The alkyl halides are highly reactive, the order of reactivity is,
Iodide > Bromide > Chloride (Nature of the halogen atom)
Tertiary > Secondary > Primary (Type of the halogen atom)
Amongst the primary alkyl halide, the order of reactivity is : CH3X > C2H5X > C3H7X, etc.
The high reactivity of alkyl halides can be explained in terms of the nature of C — X bond which is highly polarised covalent bond due to large difference in the electronegativities of carbon and halogen atoms. The halogen is far more electronegative than carbon and tends to pull the electrons away from carbon, i.e.,halogen acquires a small negative charge and carbon a small positive charge.
This polarity is responsible for reactions,
(i) Nucleophilic substitution reactions (ii) Elimination reactions
Example 1: Alkyl halides can be converted into Grignard reagents by
(a) Boiling them with Mg ribbon in alcoholic solution
(b) Warming them with magnesium powder in dry ether
(c) Refluxing them with MgCl2 solution
(d) Warming them with MgCl2
Example 2: Which is not present in Grignard reagent
(a) Methyl group (b) Magnesium
(c) Halogen (d) —COOH group
Example 3: The reactivity of ethyl chloride is
(a) More or less equal to that of benzyl chloride
(b) More than that of benzyl chloride
(c) More or less equal to that of chlorobenzene
(d) Less than that of chlorobenzene
Nucleophilic substitution (SN) reactions
The Cδ+ site is susceptible to attack by nucleophiles (An electron rich species).
Nu– + R – X ————> Nu – R + X–
Example 1: Aryl halide is less reactive than alkyl halide towards nucleophilic substitution because
(a) Less stable carbonium ion
(b) Due to large C — Cl bond energy
(c) Inductive effect
(d) Resonance stabilization and sp2 - hybridisation of C attached to halide
Example 2:R — X + NaOH ————> ROH + NaX
The above reaction is classified as
(a) Nucleophilic substitution
(b) Electrophilic substitution
Reactions of Alkyl Halide
(a) Reaction with alkoxides or dry silver oxide :
(b) Reaction with sodium or potassium hydrogen sulphide :
(c) Reaction with alcoholic potassium cyanide and silver cyanide :
(d) Reaction with potassium nitrite or silver nitrite :
(e) Reaction with ammonia :
Elimination reactions of Alkyl Halides
The positive charge on carbon is propagated to the neighbouring carbon atoms by inductive effect. When approached by a strongest base (B), it tends to lose a proton usually from the β-carbon atom. Such reactions are termed elimination reactions. They are also E1 and E2 reactions.
E1 reaction :
As the above reactions involve leaving of X-, the reactivity of alkyl halides (Same alkyl group, different halogens) should be limited with C - X bond strength.
Type of bond C - I C - Br C - CI
The breaking of the bond becomes more and more difficult and thus, the reactivity decrease.
The order of reactivity (Tertiary > Secondary > Primary) is due to +I effect of the alkyl groups which increases the polarity of C - X bond.
The primary alkyl halides undergo reactions either by SN2 or E2 mechanisms which involve the formation of transition state. The bulky groups cause steric hinderance in the formation of transition state. Therefore, higher homologues are less reactive than lower homologues. CH3 X > C2H5X > C3H7X , etc.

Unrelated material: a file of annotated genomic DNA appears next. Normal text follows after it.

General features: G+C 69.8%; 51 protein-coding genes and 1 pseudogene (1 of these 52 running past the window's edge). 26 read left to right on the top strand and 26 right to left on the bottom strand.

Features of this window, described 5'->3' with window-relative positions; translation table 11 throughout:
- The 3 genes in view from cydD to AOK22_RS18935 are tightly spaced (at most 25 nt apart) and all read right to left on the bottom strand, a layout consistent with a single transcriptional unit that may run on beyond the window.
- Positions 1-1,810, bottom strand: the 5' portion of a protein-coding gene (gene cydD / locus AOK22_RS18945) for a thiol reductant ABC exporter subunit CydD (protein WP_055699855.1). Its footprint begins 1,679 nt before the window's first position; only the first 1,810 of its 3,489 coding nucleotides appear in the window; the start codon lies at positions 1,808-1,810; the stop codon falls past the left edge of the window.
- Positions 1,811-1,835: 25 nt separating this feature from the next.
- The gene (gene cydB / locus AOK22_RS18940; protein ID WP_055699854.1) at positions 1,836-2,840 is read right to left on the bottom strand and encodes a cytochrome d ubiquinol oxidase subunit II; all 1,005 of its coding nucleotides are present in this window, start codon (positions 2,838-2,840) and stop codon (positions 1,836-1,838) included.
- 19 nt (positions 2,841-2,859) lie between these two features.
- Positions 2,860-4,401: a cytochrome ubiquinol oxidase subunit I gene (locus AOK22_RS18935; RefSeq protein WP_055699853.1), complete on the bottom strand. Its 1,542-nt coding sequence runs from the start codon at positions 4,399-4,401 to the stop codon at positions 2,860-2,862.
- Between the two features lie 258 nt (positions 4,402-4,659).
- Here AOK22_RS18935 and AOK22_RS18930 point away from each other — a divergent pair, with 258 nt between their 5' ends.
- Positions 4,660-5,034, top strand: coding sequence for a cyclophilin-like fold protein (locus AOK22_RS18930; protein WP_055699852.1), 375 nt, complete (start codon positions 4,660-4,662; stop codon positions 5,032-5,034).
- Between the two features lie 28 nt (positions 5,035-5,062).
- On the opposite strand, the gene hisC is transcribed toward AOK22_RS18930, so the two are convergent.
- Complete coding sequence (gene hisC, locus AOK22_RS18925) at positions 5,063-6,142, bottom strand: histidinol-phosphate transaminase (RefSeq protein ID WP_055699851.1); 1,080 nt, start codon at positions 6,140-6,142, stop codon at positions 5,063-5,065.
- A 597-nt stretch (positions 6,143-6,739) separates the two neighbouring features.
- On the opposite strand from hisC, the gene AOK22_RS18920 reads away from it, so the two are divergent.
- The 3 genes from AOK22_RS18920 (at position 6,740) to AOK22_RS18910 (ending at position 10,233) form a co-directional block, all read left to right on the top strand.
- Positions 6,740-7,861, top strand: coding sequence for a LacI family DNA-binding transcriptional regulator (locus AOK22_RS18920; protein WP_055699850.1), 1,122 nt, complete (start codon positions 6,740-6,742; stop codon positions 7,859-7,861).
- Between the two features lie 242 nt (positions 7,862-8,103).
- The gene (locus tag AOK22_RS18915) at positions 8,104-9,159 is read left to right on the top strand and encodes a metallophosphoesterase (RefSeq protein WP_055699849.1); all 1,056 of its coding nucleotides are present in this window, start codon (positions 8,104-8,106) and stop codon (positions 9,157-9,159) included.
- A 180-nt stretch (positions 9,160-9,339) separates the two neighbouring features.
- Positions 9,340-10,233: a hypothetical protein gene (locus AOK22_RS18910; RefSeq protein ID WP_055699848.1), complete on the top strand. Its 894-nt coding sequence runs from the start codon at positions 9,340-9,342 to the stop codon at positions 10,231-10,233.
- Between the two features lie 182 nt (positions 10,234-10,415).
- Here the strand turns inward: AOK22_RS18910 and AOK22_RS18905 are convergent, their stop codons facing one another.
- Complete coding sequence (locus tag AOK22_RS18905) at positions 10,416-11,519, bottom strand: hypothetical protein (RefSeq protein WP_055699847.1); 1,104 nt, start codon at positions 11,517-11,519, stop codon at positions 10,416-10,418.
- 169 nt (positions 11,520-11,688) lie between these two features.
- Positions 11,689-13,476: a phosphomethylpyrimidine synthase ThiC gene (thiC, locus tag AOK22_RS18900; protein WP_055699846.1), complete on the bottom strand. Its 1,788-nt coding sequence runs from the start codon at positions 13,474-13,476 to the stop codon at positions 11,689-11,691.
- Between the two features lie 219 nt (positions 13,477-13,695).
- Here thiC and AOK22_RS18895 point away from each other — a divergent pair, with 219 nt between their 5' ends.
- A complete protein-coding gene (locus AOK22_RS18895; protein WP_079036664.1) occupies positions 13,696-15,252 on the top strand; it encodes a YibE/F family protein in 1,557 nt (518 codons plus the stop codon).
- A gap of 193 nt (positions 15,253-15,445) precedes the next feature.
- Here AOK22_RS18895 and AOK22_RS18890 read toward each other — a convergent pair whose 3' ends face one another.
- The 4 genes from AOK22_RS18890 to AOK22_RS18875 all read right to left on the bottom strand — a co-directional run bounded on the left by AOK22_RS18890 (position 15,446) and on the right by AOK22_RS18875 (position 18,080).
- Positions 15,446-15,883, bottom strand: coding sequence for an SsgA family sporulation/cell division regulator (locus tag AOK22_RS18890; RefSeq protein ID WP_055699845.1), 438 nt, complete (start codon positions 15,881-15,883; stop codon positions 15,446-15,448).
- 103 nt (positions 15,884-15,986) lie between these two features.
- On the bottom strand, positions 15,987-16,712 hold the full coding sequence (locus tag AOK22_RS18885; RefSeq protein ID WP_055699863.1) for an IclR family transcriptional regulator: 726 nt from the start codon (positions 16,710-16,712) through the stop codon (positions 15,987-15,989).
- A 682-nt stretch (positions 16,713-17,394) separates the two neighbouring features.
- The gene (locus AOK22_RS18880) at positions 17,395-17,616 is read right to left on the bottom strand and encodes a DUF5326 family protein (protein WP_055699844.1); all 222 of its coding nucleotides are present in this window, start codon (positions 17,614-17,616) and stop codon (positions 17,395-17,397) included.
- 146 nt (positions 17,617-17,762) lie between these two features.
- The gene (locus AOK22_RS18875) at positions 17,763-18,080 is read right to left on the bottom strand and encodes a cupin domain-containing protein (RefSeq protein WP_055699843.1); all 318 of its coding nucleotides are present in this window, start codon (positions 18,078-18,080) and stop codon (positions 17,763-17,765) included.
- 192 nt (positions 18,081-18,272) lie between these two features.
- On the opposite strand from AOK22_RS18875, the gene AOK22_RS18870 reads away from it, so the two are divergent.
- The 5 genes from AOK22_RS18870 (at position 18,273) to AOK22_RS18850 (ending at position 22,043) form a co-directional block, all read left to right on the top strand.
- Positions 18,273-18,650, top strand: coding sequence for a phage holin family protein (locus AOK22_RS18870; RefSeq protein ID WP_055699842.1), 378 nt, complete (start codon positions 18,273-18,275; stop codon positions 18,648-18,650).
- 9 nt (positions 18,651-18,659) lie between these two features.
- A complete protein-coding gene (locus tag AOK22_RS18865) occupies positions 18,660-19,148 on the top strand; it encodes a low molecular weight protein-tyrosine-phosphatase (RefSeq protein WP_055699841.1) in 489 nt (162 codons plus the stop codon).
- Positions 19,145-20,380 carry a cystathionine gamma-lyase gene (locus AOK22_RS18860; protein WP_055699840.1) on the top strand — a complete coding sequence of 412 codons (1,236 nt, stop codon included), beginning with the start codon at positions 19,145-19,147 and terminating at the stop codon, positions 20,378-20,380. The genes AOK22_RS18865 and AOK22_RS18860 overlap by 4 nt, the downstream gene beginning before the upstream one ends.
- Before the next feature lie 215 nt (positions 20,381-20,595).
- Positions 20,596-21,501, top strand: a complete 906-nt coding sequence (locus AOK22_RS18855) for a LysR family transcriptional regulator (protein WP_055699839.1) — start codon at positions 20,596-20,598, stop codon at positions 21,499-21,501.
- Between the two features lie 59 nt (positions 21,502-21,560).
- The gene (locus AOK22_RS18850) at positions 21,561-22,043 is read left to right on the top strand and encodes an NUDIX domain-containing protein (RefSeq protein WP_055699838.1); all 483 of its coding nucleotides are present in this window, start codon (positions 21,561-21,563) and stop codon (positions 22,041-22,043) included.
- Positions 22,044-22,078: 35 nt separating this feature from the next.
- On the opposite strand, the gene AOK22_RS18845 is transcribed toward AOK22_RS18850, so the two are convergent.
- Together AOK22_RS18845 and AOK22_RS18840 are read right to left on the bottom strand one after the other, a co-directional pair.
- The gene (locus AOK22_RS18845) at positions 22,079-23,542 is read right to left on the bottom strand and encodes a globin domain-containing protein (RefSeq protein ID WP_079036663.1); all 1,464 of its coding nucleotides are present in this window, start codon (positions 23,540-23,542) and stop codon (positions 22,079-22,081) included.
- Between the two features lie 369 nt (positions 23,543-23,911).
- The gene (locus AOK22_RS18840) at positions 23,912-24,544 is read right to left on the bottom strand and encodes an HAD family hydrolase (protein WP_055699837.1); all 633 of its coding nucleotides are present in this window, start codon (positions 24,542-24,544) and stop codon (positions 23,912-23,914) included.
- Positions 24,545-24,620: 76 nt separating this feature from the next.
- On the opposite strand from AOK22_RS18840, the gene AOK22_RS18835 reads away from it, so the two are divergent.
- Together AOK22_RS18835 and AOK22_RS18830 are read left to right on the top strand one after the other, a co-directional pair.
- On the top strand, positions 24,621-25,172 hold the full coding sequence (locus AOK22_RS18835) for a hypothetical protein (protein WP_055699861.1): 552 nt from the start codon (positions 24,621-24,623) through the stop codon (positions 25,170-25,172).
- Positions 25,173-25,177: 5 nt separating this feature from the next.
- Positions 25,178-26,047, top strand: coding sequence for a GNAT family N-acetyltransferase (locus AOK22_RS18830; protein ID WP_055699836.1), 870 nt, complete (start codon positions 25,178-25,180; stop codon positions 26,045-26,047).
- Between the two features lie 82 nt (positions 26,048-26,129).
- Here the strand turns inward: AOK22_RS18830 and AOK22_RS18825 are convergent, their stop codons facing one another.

Examples of elimination reaction
(a) Dehydrohalogenation :
In this reactions, ether is a by-product as potassium ethoxide is always present in small quantity.
C2H5 Br + KOC2H5 ——→ C2H5 - O - C2H5 + KBr
(b) Action of heat :
The decomposition follows the following order,
Iodide > Bromide > Chloride (When same alkyl group is present) and
Tertiary > Secondary > Primary (When same halogen is present).
(a) Substitution (b) Elimination
(c) Addition (d) Rearrangement
An ether solution of an alkyl halide (Preferably bromide or iodide) gives an alkane when heated with metallic sodium.
2RX + 2Na ——→ R - R + 2NaX
Example 1: Reaction C2 H5I + C5H11I + 2Na → C2H5 - C5H11 + 2NaI is called
(a) Hoffmann's reaction
(b) Dow's reaction
(c) Wurtz's reaction
(d) Riemer-Tiemann's reaction
Example 2: In Wurtz reaction alkyl halide react with
Reactions Of Alkyl Halides
Alkyl halides form Grignard reagent when treated with dry magnesium powder in dry ether.
Grignard reagents are used for making a very large number of organic compounds.
Reaction with other metals : Organometallic compounds are formed.
- When heated with zinc powder in ether, alkyl halides form dialkyl zinc compounds. These are called Frankland reagents.
- When heated with lead-sodium alloy, ethyl bromide gives tetra ethyl lead which is used an antiknock compound in petrol.
4C2H5Br + 4 Pb ( Na) ———→ ( C2H5)4 Pb + 4 NaBr + 3Pb
- Reaction with lithium : Alkyl halides react with lithium in dry ether to form alkyl lithiums.
Alkyl lithiums are similar in properties with Grignard reagents. These are reactive reagents also.
Friedel-Craft's reaction :
Substitution (Halogenation) : Alkyl halides undergo further halogenation in presence of sunlight, heat energy or peroxide.
Example 1: A new carbon-carbon bond formation is possible in
(a) Cannizzaro reaction (b) Friedel-Craft's alkylation
(c) Clemmensen reduction (d) Reimer-Tiemann reaction